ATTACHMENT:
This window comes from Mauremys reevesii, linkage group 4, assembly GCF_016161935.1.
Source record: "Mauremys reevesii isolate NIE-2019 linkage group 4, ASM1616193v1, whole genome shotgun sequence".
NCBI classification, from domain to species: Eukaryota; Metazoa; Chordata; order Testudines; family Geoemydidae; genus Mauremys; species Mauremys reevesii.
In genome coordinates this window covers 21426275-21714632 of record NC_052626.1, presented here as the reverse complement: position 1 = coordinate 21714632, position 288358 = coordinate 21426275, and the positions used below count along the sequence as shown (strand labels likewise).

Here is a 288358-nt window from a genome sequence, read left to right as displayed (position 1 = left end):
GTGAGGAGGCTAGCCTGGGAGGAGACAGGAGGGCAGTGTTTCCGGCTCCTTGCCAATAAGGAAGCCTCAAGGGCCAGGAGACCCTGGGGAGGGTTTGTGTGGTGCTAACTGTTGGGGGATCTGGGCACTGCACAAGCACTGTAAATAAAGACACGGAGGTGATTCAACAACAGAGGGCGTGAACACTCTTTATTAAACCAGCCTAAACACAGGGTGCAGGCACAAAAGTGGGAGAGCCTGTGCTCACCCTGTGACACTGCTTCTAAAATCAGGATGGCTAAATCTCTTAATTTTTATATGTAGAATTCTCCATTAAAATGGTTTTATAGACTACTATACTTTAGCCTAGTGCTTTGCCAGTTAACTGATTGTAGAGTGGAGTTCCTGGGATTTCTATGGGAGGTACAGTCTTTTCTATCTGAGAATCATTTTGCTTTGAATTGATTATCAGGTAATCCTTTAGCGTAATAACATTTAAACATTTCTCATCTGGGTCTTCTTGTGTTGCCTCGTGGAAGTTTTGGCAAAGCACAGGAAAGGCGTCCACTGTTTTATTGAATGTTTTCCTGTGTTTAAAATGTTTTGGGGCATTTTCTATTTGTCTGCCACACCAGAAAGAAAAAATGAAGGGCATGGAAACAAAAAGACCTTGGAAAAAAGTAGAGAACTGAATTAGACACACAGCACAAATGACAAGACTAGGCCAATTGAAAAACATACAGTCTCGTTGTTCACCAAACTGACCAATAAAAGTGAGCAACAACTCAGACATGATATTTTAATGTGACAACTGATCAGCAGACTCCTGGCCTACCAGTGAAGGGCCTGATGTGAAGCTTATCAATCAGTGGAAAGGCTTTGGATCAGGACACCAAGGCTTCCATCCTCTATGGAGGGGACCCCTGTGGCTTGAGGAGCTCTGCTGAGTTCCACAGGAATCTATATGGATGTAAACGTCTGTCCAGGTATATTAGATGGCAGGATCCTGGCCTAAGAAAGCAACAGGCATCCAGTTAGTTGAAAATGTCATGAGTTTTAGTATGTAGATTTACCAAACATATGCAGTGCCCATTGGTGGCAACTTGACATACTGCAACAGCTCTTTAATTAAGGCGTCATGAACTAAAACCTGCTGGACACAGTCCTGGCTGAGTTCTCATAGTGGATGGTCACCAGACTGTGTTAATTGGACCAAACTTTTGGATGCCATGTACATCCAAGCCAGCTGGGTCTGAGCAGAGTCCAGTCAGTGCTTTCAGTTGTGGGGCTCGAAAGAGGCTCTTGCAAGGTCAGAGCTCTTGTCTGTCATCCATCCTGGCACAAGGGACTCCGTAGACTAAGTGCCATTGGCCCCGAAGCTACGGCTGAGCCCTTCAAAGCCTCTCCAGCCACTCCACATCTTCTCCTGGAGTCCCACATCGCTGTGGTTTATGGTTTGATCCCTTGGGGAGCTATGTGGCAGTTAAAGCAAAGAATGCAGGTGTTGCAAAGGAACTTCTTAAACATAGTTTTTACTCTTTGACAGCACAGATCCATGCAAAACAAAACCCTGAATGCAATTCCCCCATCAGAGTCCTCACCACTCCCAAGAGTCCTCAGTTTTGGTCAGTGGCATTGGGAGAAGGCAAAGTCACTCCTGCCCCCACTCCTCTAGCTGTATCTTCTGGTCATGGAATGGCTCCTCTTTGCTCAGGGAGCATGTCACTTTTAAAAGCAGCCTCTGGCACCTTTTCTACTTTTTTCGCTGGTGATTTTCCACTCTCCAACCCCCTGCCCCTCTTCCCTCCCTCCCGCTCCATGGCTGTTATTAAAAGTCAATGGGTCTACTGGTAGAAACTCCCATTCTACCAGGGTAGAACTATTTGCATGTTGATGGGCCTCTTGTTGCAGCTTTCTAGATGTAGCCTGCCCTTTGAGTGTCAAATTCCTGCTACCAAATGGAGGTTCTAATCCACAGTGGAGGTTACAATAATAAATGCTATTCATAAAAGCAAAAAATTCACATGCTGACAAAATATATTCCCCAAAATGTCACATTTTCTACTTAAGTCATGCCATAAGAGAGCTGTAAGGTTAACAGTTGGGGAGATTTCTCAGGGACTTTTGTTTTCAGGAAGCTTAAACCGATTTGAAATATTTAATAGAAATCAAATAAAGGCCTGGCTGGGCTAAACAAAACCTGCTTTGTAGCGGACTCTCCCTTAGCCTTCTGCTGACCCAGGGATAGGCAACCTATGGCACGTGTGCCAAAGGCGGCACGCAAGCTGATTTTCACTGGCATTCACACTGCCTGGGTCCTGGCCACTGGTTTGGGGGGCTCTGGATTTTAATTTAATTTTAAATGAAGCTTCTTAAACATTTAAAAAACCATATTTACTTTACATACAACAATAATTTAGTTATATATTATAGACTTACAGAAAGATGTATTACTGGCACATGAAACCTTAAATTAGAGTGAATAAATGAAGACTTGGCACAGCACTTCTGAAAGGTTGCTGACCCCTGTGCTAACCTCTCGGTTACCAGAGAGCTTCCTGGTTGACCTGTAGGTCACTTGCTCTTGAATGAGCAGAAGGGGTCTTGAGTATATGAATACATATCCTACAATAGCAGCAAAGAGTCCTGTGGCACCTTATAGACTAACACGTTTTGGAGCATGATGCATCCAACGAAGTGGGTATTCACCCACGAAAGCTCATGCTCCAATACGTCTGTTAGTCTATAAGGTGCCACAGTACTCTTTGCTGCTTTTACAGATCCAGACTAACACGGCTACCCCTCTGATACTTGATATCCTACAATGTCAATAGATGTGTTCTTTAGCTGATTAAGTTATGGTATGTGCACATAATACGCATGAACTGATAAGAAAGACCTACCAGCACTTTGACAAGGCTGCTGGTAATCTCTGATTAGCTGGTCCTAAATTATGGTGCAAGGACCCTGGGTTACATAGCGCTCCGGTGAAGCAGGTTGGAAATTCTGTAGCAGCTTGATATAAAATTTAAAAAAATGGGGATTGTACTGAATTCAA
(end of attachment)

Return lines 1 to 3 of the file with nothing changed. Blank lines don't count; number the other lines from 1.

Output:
This window comes from Mauremys reevesii, linkage group 4, assembly GCF_016161935.1.
Source record: "Mauremys reevesii isolate NIE-2019 linkage group 4, ASM1616193v1, whole genome shotgun sequence".
NCBI classification, from domain to species: Eukaryota; Metazoa; Chordata; order Testudines; family Geoemydidae; genus Mauremys; species Mauremys reevesii.